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Author Topic: How to watch confirmations on set of transactions?  (Read 4807 times)
BitvoinVender
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September 21, 2013, 07:07:52 PM
 #21

bitcoin-qt has a pop up window in the gui, is it really that big a stretch to get bitcoind to be able to run(or just trigger) a 3rd party script for notification when it receives a payment?


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dserrano5
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September 21, 2013, 07:12:15 PM
 #22

bitcoin-qt has a pop up window in the gui, is it really that big a stretch to get bitcoind to be able to run(or just trigger) a 3rd party script for notification when it receives a payment?

Read about the -walletnotify parameter to bitcoind.

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September 22, 2013, 07:10:00 AM
 #23

Bitcoind is informing a Lisp program of new blocks and the blockchain is stored using an indexed postgresql database for specific lookups (it's much faster to do it that way.) Then there's user and notification functionality on top of that. I didn't code it. I have some other ideas, but was wondering if anyone has any feature requests.

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September 23, 2013, 11:53:58 AM
 #24

Quote from: dserrano5

Read about the -walletnotify parameter to bitcoind.

When installed in ubuntu doesnot show that
dserrano5
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September 23, 2013, 12:28:48 PM
 #25

Quote from: dserrano5

Read about the -walletnotify parameter to bitcoind.

When installed in ubuntu doesnot show that

It's not an RPC command, but a command line parameter that is to be used when you first run bitcoind. So shutdown bitcoind and run:

Code:
bitcoind --help

To see that it's actually there. Then run:

Code:
bitcoind -walletnotify='some command here' &

To enjoy the action Wink.

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September 24, 2013, 07:10:00 AM
 #26

Works thank you
adrian33
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November 23, 2013, 06:06:50 PM
 #27

Just out of interest, are there any Lisp people out there that would want to work on this site... maybe to make it open source...

http://donebit.com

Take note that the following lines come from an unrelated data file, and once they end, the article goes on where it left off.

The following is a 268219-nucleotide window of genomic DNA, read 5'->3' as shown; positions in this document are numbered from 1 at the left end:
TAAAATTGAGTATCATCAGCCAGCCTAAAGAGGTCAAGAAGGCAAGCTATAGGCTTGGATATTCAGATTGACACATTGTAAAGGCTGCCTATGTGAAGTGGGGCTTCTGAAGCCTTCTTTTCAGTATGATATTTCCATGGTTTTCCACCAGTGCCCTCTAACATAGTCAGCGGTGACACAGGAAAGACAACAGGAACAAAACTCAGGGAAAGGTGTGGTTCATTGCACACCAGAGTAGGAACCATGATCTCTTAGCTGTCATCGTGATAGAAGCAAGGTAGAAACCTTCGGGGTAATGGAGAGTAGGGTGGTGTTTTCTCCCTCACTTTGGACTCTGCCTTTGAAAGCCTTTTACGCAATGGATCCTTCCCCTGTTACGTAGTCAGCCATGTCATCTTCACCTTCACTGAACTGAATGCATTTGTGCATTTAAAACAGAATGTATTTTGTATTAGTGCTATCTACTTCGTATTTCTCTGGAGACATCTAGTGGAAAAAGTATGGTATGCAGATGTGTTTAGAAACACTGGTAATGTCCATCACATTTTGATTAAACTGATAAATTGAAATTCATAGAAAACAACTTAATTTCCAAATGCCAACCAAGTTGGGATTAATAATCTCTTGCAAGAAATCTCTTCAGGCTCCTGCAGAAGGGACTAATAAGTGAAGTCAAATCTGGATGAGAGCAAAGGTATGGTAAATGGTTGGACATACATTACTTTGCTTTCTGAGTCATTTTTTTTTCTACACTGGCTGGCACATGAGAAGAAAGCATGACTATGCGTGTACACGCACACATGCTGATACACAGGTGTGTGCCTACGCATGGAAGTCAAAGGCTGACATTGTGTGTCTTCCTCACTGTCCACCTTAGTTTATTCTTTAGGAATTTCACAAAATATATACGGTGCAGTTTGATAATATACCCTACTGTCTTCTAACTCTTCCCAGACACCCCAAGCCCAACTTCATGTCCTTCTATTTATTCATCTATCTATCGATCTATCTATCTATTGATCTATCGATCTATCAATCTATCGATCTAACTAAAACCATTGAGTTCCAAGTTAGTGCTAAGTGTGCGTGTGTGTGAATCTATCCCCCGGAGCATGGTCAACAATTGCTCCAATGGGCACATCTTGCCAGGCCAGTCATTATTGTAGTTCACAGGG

- anyone that works on it could receive some equity in it.

Amitabh S
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January 14, 2015, 08:23:00 PM
 #28

With bitcoinj you can use a depth future. Something like the following would work (not compiled or testing, just typed from memory):

Code:

byte[] pubkeybytes = ....;

Wallet wallet = new Wallet(params);
wallet.addKey(new ECKey(null, pubkeybytes));

... (insert usual boilerplate setup here) ...

wallet.addEventListener(new AbstractWalletEventListener() {
    public void onCoinsReceived(Wallet wallet, Transaction tx, BigInteger prevBalance, BigInteger newBalance) {
        // Transaction was received. Get a callback when 4 confirmations have occurred.
        ListenableFuture<Transaction> future = tx.getConfidence().getDepthFuture(4);
        Futures.addCallback(future, new FutureCallback<Transaction>() {
            public void onSuccess(Transaction tx) {
                System.out.println("Transaction " + tx + " now has 4 confirmations - party time!!");
            }
        });
    }
});

The syntax is a bit verbose - languages like Java 8 or Kotlin have some features to make it more fluid, if you don't mind what language you use. Also, if your app restarts, you'll have to re-register the confidence listeners on the loaded wallet of course.

Thanks Mike - I think the key is to differentiate watching confirmations for a private wallet and watching them for a public blockchain. For my application, it's all about OPCs -- other people's confirmations, because I want to separate the new app from my wallet app. Does bitcoinj allow that?

A Confirmation Party site would be good... you could have a $20,000 confirmation party room and a $500,000 room - social networking for high rollers.

The key issue is scalability. If you want to monitor tens of thousands of keys/transactions, bitcoinj probably won't scale to what you need. If you want to monitor less than that, it might work. You could try it.

Hi Mike,

How about the ability to watch for confirmations on arbitrary addresses since the last app start. Does this exist? If not I'm thinking of the following

1. Listen for tx, assign 0 conf.
2. Keep track of blocks, and the tx inside them, incrementing the confirmations
3. As it reaches threshold, notify and remove from list

Would be great if this already exists.

BTW, Scala is also quite less verbose than Java Smiley

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oldbute
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January 15, 2015, 01:25:40 AM
 #29

Curious to know how programs like this (block explorers, watchers) handle re-orgs.   What is the process to discover a block has been replaced?  Seems possible # of confirmations on a TX could be decreased in same cases which would invalidate those types of notifications.
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